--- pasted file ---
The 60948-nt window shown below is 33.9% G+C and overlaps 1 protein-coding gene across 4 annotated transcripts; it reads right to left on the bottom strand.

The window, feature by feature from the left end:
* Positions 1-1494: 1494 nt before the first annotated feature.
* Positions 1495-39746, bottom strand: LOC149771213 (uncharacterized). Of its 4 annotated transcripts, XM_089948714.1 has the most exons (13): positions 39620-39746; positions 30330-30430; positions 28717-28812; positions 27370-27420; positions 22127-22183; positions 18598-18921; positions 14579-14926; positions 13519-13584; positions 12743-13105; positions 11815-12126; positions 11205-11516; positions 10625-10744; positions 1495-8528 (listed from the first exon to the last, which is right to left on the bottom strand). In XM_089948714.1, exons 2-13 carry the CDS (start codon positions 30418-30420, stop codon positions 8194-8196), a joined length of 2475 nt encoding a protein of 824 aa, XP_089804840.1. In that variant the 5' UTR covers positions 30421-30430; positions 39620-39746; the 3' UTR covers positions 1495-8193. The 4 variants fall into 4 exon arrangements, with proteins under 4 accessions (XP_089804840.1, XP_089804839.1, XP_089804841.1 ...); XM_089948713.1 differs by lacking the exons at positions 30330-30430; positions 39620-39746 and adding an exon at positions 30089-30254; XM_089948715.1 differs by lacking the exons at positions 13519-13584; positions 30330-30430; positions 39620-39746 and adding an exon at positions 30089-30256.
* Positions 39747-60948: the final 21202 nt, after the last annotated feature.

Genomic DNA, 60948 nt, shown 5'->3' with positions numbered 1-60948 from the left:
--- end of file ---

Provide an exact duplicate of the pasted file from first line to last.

The 60948-nt window shown below is 33.9% G+C and overlaps 1 protein-coding gene across 4 annotated transcripts; it reads right to left on the bottom strand.

The window, feature by feature from the left end:
* Positions 1-1494: 1494 nt before the first annotated feature.
* Positions 1495-39746, bottom strand: LOC149771213 (uncharacterized). Of its 4 annotated transcripts, XM_089948714.1 has the most exons (13): positions 39620-39746; positions 30330-30430; positions 28717-28812; positions 27370-27420; positions 22127-22183; positions 18598-18921; positions 14579-14926; positions 13519-13584; positions 12743-13105; positions 11815-12126; positions 11205-11516; positions 10625-10744; positions 1495-8528 (listed from the first exon to the last, which is right to left on the bottom strand). In XM_089948714.1, exons 2-13 carry the CDS (start codon positions 30418-30420, stop codon positions 8194-8196), a joined length of 2475 nt encoding a protein of 824 aa, XP_089804840.1. In that variant the 5' UTR covers positions 30421-30430; positions 39620-39746; the 3' UTR covers positions 1495-8193. The 4 variants fall into 4 exon arrangements, with proteins under 4 accessions (XP_089804840.1, XP_089804839.1, XP_089804841.1 ...); XM_089948713.1 differs by lacking the exons at positions 30330-30430; positions 39620-39746 and adding an exon at positions 30089-30254; XM_089948715.1 differs by lacking the exons at positions 13519-13584; positions 30330-30430; positions 39620-39746 and adding an exon at positions 30089-30256.
* Positions 39747-60948: the final 21202 nt, after the last annotated feature.

Genomic DNA, 60948 nt, shown 5'->3' with positions numbered 1-60948 from the left: